Location: Washington, DC or Ann Arbor, Michigan
Dates of the internship (flexible – preferably at least 10 weeks)
Contact information: Sharyn Lie, [email protected], 202-564-1092
Please send cover letter and resumes to [email protected]
This position resides in the U.S. Environmental Protection Agency (EPA), Office of Air & Radiation (OAR), Office of Transportation & Air Quality (OTAQ), Transportation and Climate Division (TCD), Climate & Economics Modeling Center (CEMC). CEMC has offices in both Washington, D.C. and Ann Arbor, Michigan. This internship could be in either location.
OTAQ conducts the Federal government’s principal programs to control air pollution from motor vehicles. The Office’s primary responsibilities include developing national regulatory programs to reduce mobile source related air pollution; evaluating emission control technology; testing vehicles, engines and fuels; and determining compliance with Federal emissions and fuel economy standards. Its subordinate divisions are individually responsible for providing these services through a variety of testing, monitoring, research, and certification of vehicles, engines, and fuels, and by developing rules, regulations and standards for the various emission reduction, control and enforcement acts. OTAQ is divided geographically between two locations: the National Vehicle and Fuel Emissions Laboratory (NVFEL) in Ann Arbor, Michigan, and EPA Headquarters in Washington, D.C.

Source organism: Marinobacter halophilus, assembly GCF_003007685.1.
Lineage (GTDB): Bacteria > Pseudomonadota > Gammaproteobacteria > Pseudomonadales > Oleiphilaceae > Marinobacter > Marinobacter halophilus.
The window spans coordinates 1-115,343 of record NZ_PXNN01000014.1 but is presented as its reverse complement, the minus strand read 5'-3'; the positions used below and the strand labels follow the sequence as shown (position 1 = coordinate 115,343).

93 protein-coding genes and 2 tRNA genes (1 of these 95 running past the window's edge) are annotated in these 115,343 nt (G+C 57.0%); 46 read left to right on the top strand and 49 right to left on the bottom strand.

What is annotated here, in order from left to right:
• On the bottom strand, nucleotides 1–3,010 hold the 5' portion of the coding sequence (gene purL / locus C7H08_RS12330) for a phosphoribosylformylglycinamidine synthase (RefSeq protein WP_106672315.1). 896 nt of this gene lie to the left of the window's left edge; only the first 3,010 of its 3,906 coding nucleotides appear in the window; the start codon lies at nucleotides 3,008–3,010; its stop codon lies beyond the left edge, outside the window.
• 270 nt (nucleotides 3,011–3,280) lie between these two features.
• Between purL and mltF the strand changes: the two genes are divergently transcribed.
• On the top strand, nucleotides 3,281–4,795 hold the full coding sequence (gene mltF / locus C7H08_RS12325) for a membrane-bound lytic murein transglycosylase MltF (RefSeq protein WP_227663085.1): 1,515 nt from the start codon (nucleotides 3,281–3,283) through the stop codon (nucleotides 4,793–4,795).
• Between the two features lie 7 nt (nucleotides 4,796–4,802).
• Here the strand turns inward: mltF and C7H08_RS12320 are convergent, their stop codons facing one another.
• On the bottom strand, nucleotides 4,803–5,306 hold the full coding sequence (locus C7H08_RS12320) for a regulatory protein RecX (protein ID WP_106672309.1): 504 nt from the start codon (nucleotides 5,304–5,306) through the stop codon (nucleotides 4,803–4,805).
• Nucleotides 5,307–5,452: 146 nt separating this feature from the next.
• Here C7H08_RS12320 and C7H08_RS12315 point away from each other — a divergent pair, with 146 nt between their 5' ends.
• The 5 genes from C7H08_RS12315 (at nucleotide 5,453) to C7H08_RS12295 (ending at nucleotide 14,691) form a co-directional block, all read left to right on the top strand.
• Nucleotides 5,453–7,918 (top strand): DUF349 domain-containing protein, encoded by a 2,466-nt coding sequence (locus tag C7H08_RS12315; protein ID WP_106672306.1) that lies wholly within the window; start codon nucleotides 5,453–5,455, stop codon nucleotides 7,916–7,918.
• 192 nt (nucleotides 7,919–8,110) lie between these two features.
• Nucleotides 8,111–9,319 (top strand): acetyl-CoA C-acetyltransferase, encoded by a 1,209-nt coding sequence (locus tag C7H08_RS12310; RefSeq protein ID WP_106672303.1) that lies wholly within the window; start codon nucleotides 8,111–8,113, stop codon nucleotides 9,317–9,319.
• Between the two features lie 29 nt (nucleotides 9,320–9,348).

CEMC is responsible for performing economic and technical analyses of the potential fuel and vehicle pathways for reducing greenhouse gas emissions in the transportation sector, identifying and evaluating various policy options, and developing economy-wide modeling tools for transportation analyses and determination of life cycle GHG impacts of transportation fuel pathways. This summer internship would focus on one or more of the following projects, depending on the intern’s interest and strengths:
- Consider the impact of agricultural best practices on biofuel lifecycle greenhouse gas emissions (GHGs). Quantify a range of potential emissions savings (e.g., applying USDA climate building blocks on biofuel lifecycle GHGs).
- Evaluate the opportunity cost of using a scarce resource such as agricultural land for producing biofuels rather than sequestering carbon through afforestation.
- Conduct a retrospective analysis of global land use change using reported or satellite data and quantify the GHG impacts of those changes.
Summer housing in Washington DC is available through George Washington University: https://summerhousing.gwu.edu.